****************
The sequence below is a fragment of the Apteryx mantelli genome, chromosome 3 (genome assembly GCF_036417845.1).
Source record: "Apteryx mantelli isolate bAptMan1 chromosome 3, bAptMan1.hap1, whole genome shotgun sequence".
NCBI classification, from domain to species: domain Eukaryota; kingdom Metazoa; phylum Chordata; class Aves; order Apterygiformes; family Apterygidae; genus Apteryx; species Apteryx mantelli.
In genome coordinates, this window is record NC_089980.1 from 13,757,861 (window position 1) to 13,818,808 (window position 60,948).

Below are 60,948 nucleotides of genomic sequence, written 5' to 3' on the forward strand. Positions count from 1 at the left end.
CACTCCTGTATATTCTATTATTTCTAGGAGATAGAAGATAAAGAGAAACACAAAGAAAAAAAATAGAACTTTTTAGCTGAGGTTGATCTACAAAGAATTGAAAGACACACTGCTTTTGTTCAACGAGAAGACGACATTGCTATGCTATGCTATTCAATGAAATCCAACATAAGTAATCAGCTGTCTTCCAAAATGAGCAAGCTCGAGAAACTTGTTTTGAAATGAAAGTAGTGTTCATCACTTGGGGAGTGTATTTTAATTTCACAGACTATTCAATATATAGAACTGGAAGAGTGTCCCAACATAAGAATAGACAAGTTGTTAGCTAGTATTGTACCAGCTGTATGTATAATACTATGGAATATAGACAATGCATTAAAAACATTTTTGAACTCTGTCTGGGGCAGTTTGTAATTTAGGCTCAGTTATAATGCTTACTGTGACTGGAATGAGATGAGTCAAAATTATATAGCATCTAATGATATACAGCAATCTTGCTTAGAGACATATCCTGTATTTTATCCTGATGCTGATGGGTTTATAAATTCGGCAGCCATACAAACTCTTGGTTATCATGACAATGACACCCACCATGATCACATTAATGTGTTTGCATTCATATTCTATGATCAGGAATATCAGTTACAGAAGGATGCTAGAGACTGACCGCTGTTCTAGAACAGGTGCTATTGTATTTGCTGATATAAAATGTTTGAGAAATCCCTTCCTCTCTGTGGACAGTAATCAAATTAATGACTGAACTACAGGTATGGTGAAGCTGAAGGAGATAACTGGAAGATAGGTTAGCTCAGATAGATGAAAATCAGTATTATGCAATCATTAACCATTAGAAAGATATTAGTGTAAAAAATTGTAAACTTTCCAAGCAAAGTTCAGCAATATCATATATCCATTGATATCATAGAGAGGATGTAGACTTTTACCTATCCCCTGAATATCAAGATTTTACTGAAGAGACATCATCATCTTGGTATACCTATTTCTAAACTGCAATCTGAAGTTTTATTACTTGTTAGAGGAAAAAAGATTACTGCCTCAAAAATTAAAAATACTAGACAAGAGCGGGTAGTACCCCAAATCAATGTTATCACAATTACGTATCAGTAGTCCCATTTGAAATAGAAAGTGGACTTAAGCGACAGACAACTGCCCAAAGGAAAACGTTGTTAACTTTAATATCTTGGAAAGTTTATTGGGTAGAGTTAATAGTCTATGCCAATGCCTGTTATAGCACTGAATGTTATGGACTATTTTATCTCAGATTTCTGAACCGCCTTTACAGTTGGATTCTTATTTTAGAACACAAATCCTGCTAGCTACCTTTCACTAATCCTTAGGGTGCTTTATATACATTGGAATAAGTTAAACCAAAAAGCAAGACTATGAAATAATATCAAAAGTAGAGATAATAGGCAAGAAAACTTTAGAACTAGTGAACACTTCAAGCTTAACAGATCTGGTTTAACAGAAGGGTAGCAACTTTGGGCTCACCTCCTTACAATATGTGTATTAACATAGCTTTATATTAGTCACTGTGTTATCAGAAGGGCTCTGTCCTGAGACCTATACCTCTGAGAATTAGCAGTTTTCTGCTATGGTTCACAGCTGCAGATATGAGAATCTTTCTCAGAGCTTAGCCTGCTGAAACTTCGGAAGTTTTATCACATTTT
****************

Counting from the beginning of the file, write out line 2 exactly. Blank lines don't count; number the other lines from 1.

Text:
Source record: "Apteryx mantelli isolate bAptMan1 chromosome 3, bAptMan1.hap1, whole genome shotgun sequence".